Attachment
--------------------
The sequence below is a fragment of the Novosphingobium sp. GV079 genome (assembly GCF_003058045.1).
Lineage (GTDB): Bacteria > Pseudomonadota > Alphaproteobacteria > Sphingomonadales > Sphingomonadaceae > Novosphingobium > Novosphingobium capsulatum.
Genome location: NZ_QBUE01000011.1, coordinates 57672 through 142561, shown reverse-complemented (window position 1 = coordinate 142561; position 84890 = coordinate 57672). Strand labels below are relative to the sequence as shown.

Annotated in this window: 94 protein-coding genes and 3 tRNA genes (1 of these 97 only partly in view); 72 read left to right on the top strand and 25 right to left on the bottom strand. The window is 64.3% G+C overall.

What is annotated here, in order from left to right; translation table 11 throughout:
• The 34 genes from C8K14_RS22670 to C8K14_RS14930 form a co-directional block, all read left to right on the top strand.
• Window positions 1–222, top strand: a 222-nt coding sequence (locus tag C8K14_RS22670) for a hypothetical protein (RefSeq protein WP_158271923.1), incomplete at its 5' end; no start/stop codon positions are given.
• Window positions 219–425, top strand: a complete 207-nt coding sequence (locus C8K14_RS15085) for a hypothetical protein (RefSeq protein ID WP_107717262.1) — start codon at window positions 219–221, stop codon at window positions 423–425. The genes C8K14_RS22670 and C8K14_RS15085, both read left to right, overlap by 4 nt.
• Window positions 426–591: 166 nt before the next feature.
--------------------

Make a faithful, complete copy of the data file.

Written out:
The sequence below is a fragment of the Novosphingobium sp. GV079 genome (assembly GCF_003058045.1).
Lineage (GTDB): Bacteria > Pseudomonadota > Alphaproteobacteria > Sphingomonadales > Sphingomonadaceae > Novosphingobium > Novosphingobium capsulatum.
Genome location: NZ_QBUE01000011.1, coordinates 57672 through 142561, shown reverse-complemented (window position 1 = coordinate 142561; position 84890 = coordinate 57672). Strand labels below are relative to the sequence as shown.

Annotated in this window: 94 protein-coding genes and 3 tRNA genes (1 of these 97 only partly in view); 72 read left to right on the top strand and 25 right to left on the bottom strand. The window is 64.3% G+C overall.

What is annotated here, in order from left to right; translation table 11 throughout:
• The 34 genes from C8K14_RS22670 to C8K14_RS14930 form a co-directional block, all read left to right on the top strand.
• Window positions 1–222, top strand: a 222-nt coding sequence (locus tag C8K14_RS22670) for a hypothetical protein (RefSeq protein WP_158271923.1), incomplete at its 5' end; no start/stop codon positions are given.
• Window positions 219–425, top strand: a complete 207-nt coding sequence (locus C8K14_RS15085) for a hypothetical protein (RefSeq protein ID WP_107717262.1) — start codon at window positions 219–221, stop codon at window positions 423–425. The genes C8K14_RS22670 and C8K14_RS15085, both read left to right, overlap by 4 nt.
• Window positions 426–591: 166 nt before the next feature.